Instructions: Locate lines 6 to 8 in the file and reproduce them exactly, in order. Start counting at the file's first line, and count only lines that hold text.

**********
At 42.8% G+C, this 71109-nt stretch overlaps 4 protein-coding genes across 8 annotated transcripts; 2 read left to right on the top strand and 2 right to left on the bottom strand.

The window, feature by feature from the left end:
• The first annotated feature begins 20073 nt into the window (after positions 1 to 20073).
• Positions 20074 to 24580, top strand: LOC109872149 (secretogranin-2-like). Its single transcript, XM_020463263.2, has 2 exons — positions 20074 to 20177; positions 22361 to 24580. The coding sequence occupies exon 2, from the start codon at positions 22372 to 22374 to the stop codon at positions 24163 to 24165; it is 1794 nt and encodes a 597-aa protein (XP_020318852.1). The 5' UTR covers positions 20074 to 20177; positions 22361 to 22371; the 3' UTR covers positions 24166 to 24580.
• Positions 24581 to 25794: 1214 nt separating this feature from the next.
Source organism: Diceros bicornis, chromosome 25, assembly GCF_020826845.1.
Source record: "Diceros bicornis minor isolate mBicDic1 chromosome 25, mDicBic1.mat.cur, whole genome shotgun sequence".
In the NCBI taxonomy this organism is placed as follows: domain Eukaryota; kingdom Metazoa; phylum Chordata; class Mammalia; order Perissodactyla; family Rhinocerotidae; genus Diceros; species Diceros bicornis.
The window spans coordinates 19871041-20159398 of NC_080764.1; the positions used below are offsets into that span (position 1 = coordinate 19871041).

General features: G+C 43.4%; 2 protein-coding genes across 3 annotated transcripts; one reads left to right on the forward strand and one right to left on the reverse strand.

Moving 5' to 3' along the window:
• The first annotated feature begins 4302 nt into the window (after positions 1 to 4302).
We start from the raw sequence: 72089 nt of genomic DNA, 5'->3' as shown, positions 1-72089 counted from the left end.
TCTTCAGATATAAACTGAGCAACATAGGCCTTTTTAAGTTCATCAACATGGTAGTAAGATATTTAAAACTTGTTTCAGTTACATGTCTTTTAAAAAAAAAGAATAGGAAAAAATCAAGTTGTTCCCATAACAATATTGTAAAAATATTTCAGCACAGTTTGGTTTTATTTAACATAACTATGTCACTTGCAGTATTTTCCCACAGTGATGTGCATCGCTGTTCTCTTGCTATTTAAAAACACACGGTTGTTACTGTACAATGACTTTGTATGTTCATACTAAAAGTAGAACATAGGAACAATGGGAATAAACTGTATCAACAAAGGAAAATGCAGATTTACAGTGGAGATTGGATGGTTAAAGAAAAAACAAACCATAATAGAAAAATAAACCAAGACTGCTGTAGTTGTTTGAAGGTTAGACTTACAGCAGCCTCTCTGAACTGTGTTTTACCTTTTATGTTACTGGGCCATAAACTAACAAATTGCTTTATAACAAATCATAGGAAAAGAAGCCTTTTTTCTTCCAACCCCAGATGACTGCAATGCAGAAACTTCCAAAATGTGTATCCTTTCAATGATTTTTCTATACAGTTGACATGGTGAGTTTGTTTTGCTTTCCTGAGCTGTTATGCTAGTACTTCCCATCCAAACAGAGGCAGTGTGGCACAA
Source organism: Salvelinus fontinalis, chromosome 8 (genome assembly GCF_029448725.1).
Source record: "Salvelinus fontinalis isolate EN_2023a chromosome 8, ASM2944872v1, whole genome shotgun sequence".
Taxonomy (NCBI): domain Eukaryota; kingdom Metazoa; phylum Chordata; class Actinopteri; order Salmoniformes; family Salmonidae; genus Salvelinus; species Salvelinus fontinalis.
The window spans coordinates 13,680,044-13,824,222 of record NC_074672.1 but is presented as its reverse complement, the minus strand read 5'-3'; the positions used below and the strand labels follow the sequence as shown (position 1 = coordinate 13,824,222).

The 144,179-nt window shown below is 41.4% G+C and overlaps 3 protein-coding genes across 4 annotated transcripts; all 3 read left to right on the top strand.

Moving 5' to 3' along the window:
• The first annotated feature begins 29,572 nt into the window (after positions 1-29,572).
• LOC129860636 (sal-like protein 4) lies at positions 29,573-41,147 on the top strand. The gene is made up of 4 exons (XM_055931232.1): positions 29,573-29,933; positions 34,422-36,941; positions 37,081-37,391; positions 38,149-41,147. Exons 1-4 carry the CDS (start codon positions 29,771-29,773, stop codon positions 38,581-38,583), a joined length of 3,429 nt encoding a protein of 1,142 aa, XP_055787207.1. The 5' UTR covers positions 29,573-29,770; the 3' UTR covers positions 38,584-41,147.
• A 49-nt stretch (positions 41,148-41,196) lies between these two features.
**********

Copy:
Source organism: Diceros bicornis, chromosome 25, assembly GCF_020826845.1.
Source record: "Diceros bicornis minor isolate mBicDic1 chromosome 25, mDicBic1.mat.cur, whole genome shotgun sequence".
In the NCBI taxonomy this organism is placed as follows: domain Eukaryota; kingdom Metazoa; phylum Chordata; class Mammalia; order Perissodactyla; family Rhinocerotidae; genus Diceros; species Diceros bicornis.